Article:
IMG_0958I’m sure there are people in Brisbane who live as far from the river as we did back in Alexandria. For them it’s probably not the city’s central feature, but for me it colors everything.

Anyway, these are my mostly half formed musings. I hope you’ll note that I haven’t used the word interesting yet, though I feel like we may have a similar predicament on our hands. I’m so glad you’re feeling more comfortable. I’ll do my best to help you keep it that way! I owe myself and the world some reflections as well, but since I’m turning 27 in less than two weeks, I’ll save it for then. Having a birthday so close to the New Year is the perfect excuse for procrastination.

In the mean time, stay warm! Eat tasty things! Think loving thoughts about Jack Robinson!

Love you lots,


Dear 2016


Dear Sara,

I am writing to you from my humble abode in Hoboken, NJ. As we discussed in the car on the way to Maleny, a little hippie town in Queensland, AUS we are writing letters to each other for the month of January. After *cough* 2 months *cough* of little *cough* no *cough* updates on this blog, we collectively decided it was time to kick our ass in gear and get this shit done as the youngins are saying these days.

Don’t worry mom, I punched myself for the use of that swear word.*

ANYWAYS, life here in New York is freakin cold, much colder than I anticipated. This makes me sad as you are still in the beautiful, beachy, Australia. It occurs to me that people reading this post probably want me to talk about our trip instead of rambling to you. WELL TOO BAD.

I joke. I’ll post some pictures soon. In short, it was amazing and I really, really didn’t want to leave.

Part of the reason I didn’t want to leave, dear sister, was because I was leaving you and the parents. You guys are my favorite people! MORE SAPPY THINGS. The other part was REAL LIFE. REAL LIFE is scary. It’s hard. It’s expensive. Honestly REAL LIFE doesn’t have a lot going for it, I don’t know why it’s so popular. But apparently it’s necessary, so I’ll play along with this game for a while until I figure out a way to not.  I greeted Monday morning at 7:00AM with the usual string of expletives that would result in numerous punches from the family, while I willed myself to face the cold, cold, coldness. And though I am being super dramatic about it, it wasn’t as terrible as I thought it would be.

I think I love New Years more than any other time of the year because it’s really is time when you can think about new beginnings. Everyone is with you. Want to join a gym? DO IT! Want to stop spending so much money on things you don’t need? WE’RE HERE FOR YOU! Want to detox your body by quitting alcohol? WHY WOULD YOU DO THAT? I digress, but you know what I mean.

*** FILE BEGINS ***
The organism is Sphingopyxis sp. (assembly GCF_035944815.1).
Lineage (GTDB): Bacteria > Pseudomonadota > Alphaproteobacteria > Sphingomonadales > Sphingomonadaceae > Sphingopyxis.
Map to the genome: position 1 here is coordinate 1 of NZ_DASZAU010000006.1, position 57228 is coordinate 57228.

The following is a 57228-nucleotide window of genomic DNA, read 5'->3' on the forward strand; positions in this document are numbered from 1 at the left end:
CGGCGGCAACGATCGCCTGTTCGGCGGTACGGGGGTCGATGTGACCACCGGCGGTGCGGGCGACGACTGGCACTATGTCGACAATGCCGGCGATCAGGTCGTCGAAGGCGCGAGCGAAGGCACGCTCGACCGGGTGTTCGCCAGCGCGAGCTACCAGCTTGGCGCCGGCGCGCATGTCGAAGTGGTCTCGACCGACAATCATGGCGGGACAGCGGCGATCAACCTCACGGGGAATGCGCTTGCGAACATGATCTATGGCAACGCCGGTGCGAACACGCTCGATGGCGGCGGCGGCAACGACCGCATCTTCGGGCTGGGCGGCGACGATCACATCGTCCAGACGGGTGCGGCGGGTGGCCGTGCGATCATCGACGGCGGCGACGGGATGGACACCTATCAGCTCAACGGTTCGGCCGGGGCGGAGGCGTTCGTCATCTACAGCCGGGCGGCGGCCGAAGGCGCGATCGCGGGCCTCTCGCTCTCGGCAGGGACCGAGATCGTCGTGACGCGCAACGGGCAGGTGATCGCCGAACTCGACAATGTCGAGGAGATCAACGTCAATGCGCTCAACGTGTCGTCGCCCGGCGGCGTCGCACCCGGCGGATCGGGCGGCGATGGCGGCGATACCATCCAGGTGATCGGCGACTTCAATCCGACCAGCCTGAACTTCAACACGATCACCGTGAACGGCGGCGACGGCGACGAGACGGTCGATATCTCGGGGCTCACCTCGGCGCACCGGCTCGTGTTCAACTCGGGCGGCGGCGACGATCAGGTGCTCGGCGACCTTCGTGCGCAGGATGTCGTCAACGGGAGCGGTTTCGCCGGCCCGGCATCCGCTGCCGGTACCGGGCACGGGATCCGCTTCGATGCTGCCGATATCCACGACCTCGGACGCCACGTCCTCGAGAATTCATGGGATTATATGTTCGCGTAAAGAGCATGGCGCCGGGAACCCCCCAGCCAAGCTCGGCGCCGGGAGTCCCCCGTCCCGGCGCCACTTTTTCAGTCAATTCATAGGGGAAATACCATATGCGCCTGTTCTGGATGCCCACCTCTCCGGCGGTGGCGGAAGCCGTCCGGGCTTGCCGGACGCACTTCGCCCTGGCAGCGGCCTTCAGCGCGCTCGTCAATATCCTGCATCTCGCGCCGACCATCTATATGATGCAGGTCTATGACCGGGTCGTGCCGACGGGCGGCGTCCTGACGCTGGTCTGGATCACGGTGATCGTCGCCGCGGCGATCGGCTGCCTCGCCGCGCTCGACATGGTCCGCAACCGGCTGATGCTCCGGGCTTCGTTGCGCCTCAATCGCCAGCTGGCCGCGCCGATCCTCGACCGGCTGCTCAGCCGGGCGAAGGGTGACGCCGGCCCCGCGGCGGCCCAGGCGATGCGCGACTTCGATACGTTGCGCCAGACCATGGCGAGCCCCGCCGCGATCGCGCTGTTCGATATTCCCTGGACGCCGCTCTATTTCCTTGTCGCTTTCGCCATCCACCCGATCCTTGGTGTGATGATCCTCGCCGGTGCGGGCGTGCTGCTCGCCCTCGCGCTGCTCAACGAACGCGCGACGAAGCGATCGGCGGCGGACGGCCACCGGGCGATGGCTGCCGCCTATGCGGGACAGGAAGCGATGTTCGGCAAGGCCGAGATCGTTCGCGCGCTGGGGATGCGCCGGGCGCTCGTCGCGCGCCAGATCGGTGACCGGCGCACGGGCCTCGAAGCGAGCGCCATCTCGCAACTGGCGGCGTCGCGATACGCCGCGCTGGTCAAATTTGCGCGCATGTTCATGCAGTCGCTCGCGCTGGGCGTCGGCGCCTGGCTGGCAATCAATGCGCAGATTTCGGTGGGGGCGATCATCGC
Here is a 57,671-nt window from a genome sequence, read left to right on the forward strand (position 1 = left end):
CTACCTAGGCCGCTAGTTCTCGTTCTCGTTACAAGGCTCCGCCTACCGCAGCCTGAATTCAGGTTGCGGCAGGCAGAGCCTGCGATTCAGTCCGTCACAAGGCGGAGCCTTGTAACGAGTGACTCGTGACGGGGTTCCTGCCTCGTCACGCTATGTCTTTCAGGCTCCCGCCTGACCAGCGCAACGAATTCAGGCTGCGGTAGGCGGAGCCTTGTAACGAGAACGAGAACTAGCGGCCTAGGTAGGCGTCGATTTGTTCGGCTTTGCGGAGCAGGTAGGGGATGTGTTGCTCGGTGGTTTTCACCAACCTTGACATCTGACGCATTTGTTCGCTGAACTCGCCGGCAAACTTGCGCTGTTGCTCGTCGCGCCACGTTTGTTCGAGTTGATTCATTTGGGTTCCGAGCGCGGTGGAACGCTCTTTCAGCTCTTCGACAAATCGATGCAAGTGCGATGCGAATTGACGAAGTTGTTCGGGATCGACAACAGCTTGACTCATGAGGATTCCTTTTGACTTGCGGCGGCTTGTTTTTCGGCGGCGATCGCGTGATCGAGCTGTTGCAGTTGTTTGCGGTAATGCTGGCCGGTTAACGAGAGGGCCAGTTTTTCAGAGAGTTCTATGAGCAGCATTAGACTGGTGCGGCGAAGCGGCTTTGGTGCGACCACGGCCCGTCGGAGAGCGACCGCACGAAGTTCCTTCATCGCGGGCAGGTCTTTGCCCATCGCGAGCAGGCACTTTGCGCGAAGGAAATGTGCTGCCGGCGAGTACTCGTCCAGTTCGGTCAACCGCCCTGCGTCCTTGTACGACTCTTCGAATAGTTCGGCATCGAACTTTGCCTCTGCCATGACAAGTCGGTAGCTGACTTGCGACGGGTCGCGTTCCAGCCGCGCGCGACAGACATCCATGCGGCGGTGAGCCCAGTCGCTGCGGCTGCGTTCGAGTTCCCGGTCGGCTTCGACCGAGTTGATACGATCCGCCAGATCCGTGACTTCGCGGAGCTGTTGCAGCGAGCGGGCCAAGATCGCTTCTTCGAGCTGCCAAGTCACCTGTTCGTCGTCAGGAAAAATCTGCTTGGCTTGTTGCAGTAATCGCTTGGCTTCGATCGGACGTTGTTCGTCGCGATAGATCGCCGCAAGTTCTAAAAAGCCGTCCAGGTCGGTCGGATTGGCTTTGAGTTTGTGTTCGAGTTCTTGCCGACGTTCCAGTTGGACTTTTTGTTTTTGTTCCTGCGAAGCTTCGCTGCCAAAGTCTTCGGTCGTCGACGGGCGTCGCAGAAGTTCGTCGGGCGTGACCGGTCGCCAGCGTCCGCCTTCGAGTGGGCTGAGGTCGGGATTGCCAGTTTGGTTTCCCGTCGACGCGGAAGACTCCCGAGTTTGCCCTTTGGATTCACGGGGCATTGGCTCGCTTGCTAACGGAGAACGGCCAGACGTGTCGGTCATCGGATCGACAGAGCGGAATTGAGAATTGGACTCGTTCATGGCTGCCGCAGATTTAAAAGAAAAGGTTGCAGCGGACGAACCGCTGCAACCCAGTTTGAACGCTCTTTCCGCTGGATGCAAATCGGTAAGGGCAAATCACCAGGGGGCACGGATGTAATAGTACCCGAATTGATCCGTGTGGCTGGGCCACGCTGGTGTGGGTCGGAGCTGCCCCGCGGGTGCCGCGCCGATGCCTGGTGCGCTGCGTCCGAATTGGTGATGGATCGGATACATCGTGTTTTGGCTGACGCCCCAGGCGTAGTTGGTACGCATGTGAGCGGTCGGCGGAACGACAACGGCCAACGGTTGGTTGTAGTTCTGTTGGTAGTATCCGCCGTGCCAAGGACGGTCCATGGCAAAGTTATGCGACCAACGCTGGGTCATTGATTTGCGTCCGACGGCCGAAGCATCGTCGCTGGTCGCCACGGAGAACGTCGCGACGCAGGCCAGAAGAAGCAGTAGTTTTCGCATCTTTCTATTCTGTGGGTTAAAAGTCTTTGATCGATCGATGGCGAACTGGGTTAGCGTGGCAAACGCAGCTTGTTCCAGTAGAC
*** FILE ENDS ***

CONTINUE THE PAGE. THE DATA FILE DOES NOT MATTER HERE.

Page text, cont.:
And honestly, I’ve never felt better about starting new things than I have right now, at the beginning of 2016. Not gonna lie, your goal setting packet that your one of your favorite bloggers, Nicole Antoinette, made is helping me focus on what I want out of this year. But I’ve also never felt more in control of my own happiness.

I think this comes from the independence I’ve gained over the past year. But I also think it’s because I’ve gotten so much better at being nicer to myself. You know me – my worst fear is disappointing people, which results in the expectations I place on myself to be sky high, much higher than is really conceivably possible. I want ALL THE THINGS and if I don’t get ALL THE THINGS than I have FAILED and am NOT WORTHY. Have that rattle around in your brain for god knows how long and it’s starts to become your identity.

But I don’t want that to be my identity. I don’t want to be disappointed in myself anymore. I want to feel good about what I am doing and know that, as long as I am happy and those around me are too, than it’s going to be okay. Do I still have goals and ambitions? Totally. Will I be okay if something completely different happens in my life? Totally. As long as I am happy and I am making a difference, I’m gonna be okay.

It took me a long time to get here, THIS COMFORTABLE PLACE, but I suppose that’s what growing up is about. I have to say, I hope this sunny disposition stays for the rest of this year. It’s your job to make that happen. No excuses.

Give my love to the parents. And to the beach.



*When I first arrived in Australia, my mother pointed out that I had a pretty dirty mouth and since I was probably going to kiss her a few times during those two weeks, the family implemented a rule that I would get punched every time I swore. And double punched when I said I didn’t give a f***. LOVE YOU FAMILY.